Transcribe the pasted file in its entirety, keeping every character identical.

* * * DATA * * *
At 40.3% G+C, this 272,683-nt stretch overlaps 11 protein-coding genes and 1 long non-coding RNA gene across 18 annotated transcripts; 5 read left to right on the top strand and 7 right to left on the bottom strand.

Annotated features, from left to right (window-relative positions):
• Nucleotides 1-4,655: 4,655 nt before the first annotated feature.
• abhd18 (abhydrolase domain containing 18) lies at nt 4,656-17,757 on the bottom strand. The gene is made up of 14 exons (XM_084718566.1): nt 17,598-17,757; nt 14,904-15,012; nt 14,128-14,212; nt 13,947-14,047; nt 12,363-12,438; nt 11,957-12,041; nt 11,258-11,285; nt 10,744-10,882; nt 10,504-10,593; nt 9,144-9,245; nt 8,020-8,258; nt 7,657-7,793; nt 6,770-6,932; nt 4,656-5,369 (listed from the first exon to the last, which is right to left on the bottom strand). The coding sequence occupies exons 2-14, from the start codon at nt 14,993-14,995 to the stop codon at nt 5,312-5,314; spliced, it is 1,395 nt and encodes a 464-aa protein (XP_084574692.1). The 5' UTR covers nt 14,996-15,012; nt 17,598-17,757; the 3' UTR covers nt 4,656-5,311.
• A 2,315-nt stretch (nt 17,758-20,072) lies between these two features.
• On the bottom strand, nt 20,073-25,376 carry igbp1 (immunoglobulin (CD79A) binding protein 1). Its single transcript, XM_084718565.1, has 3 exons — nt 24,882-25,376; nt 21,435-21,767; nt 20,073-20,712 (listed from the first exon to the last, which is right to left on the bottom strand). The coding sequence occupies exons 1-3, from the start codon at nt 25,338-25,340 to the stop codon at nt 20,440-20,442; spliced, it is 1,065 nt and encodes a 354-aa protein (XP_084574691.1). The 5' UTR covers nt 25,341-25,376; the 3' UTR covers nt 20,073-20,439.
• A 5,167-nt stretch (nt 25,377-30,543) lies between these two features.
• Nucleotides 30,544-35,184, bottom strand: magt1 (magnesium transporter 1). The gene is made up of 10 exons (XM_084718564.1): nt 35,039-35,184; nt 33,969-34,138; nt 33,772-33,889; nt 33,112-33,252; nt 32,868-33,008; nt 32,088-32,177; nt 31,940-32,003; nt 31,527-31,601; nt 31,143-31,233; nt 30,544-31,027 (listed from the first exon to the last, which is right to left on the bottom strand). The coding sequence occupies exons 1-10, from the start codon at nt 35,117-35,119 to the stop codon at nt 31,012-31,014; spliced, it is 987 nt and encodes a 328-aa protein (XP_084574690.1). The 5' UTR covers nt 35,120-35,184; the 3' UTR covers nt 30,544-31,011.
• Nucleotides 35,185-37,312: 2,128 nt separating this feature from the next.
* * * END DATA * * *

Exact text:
At 40.3% G+C, this 272,683-nt stretch overlaps 11 protein-coding genes and 1 long non-coding RNA gene across 18 annotated transcripts; 5 read left to right on the top strand and 7 right to left on the bottom strand.

Annotated features, from left to right (window-relative positions):
• Nucleotides 1-4,655: 4,655 nt before the first annotated feature.
• abhd18 (abhydrolase domain containing 18) lies at nt 4,656-17,757 on the bottom strand. The gene is made up of 14 exons (XM_084718566.1): nt 17,598-17,757; nt 14,904-15,012; nt 14,128-14,212; nt 13,947-14,047; nt 12,363-12,438; nt 11,957-12,041; nt 11,258-11,285; nt 10,744-10,882; nt 10,504-10,593; nt 9,144-9,245; nt 8,020-8,258; nt 7,657-7,793; nt 6,770-6,932; nt 4,656-5,369 (listed from the first exon to the last, which is right to left on the bottom strand). The coding sequence occupies exons 2-14, from the start codon at nt 14,993-14,995 to the stop codon at nt 5,312-5,314; spliced, it is 1,395 nt and encodes a 464-aa protein (XP_084574692.1). The 5' UTR covers nt 14,996-15,012; nt 17,598-17,757; the 3' UTR covers nt 4,656-5,311.
• A 2,315-nt stretch (nt 17,758-20,072) lies between these two features.
• On the bottom strand, nt 20,073-25,376 carry igbp1 (immunoglobulin (CD79A) binding protein 1). Its single transcript, XM_084718565.1, has 3 exons — nt 24,882-25,376; nt 21,435-21,767; nt 20,073-20,712 (listed from the first exon to the last, which is right to left on the bottom strand). The coding sequence occupies exons 1-3, from the start codon at nt 25,338-25,340 to the stop codon at nt 20,440-20,442; spliced, it is 1,065 nt and encodes a 354-aa protein (XP_084574691.1). The 5' UTR covers nt 25,341-25,376; the 3' UTR covers nt 20,073-20,439.
• A 5,167-nt stretch (nt 25,377-30,543) lies between these two features.
• Nucleotides 30,544-35,184, bottom strand: magt1 (magnesium transporter 1). The gene is made up of 10 exons (XM_084718564.1): nt 35,039-35,184; nt 33,969-34,138; nt 33,772-33,889; nt 33,112-33,252; nt 32,868-33,008; nt 32,088-32,177; nt 31,940-32,003; nt 31,527-31,601; nt 31,143-31,233; nt 30,544-31,027 (listed from the first exon to the last, which is right to left on the bottom strand). The coding sequence occupies exons 1-10, from the start codon at nt 35,117-35,119 to the stop codon at nt 31,012-31,014; spliced, it is 987 nt and encodes a 328-aa protein (XP_084574690.1). The 5' UTR covers nt 35,120-35,184; the 3' UTR covers nt 30,544-31,011.
• Nucleotides 35,185-37,312: 2,128 nt separating this feature from the next.